The McKinney Police Department has requested that City Council consider amending the Code of Ordinances (Chapter 102, “Taxicabs and Other Vehicles for Hire"). The proposed addition to the existing ordinance that covers taxicabs and other vehicles will be presented to Council for discussion at the Tuesday, April 17 work session by McKinney Chief of Police, Doug Kowalski. The revision specifically addresses horse and carriage operators.
There will not be an opportunity at the work session for Council to hear public comments. Following discussion, Council may recommend to send the proposal as presented, or with changes, to have it placed as a regular agenda item at a future Council meeting. The public may make comments regarding the proposal during the public comments segment of any regular Council meeting.
According to Deputy Chief of Police, Kim Malolepszy, the city does not have an ordinance that covers “vehicles for hire”. Malolepszy told TownSquareBuzz.com that this ordinance is for the safety and welfare of the citizens of McKinney. There have been instances of companies coming into McKinney and setting up vehicles for hire (horse and carriage) and prior to this the city has not had any kind of regulations. Malolepszy said the objective with the ordinance is to prepare to avoid any kind of incident before it happens, not after.
Currently, there is one horse and carriage operator, Shannon Cole, who operates Happy Trails Farrier Service in and around downtown McKinney. Cole has been providing visitors and citizens with carriage rides around town for six years without incident. The proposed ordinance would also affect the stagecoach that provides rides for kids during the Farmers' Market at Chestnut Square.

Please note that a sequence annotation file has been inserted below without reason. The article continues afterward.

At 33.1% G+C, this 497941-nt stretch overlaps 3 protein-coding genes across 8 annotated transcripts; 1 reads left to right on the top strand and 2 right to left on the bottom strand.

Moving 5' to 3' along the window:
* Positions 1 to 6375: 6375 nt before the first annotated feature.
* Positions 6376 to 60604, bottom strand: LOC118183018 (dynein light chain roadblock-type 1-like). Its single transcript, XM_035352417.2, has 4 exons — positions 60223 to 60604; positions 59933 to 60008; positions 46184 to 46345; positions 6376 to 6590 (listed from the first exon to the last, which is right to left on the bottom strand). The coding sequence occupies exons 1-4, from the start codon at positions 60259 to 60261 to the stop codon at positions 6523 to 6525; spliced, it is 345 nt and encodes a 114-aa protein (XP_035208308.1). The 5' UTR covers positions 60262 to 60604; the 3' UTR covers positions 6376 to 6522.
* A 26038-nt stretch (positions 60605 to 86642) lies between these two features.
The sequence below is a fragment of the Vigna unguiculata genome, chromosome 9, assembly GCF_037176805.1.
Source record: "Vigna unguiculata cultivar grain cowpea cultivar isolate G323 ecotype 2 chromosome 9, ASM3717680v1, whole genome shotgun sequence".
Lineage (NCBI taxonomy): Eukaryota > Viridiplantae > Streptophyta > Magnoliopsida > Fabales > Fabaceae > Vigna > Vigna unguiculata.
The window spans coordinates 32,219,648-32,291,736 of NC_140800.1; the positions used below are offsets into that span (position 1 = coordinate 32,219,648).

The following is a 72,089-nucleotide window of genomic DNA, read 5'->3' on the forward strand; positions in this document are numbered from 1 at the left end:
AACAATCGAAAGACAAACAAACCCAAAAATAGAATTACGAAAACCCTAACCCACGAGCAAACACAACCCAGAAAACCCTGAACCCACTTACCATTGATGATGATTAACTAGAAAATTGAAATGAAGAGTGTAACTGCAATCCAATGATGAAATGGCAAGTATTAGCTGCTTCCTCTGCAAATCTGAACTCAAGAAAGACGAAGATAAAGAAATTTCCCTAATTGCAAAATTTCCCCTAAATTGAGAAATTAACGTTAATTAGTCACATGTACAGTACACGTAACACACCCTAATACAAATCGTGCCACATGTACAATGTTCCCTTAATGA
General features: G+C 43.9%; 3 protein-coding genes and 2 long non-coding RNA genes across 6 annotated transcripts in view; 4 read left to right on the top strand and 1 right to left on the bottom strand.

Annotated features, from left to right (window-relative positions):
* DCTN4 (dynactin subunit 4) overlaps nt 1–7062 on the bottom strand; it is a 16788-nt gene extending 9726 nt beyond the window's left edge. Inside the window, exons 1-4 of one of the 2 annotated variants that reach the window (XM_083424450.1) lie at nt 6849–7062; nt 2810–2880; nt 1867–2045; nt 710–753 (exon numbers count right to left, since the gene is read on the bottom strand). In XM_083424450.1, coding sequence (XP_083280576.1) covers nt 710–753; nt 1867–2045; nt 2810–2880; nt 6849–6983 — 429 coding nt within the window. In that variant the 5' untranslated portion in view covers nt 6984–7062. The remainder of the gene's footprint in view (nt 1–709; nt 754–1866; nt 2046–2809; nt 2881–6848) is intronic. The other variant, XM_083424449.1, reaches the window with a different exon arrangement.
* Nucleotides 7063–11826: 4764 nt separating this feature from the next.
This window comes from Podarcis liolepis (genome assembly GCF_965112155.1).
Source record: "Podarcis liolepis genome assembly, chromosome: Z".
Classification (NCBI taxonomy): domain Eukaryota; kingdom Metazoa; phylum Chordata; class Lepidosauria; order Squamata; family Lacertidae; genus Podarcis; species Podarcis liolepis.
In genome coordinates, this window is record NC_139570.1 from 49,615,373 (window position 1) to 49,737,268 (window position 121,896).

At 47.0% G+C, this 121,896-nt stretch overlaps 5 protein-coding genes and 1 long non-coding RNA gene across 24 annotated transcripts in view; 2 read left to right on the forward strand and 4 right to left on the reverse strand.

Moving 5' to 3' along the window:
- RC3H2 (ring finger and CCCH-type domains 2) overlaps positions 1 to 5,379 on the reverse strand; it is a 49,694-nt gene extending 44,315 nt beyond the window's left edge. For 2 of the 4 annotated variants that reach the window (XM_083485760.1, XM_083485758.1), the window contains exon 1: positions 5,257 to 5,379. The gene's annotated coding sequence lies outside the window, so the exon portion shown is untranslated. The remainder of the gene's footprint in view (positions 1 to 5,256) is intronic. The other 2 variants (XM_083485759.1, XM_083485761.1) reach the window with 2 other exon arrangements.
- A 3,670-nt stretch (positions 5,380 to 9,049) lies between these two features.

Although Cole declined to make specific comments about the proposed ordinance because she is in conversation with her attorney about the matter, she did say that she feels that there is a need for some regulation. Cole feels that some of the regulations proposed by the McKinney Police Department are extreme and that it will affect her ability to do business in downtown McKinney.
Malolepszy said the proposed ordinance is one that is taken from the City of Arlington. “We didn’t reinvent the wheel," she said. "We looked at the ordinances that other cities have in place.”
Some McKinney residents have expressed concern that the proposed ordinance grants the police chief unchecked authority and is an infringement on the individual rights of a business owner. Others have commented that because this type of business uses city streets, it should
be subject to certain regulations beyond what the average requirement for business owners.
The cities of Garland, Mesquite, Dallas and Arlington all have ordinances that addresses vehicles for hire.
Cole did say that she hopes that with some changes to the proposed ordinance, a compromise may be reached that will allow her to stay in business.
City Council work session begins at 4:15 p.m. at Council Chambers, 222 N. Tennessee St. All sessions are open to the public.
Photos courtesy of McKinney Convention and Visitors Bureau
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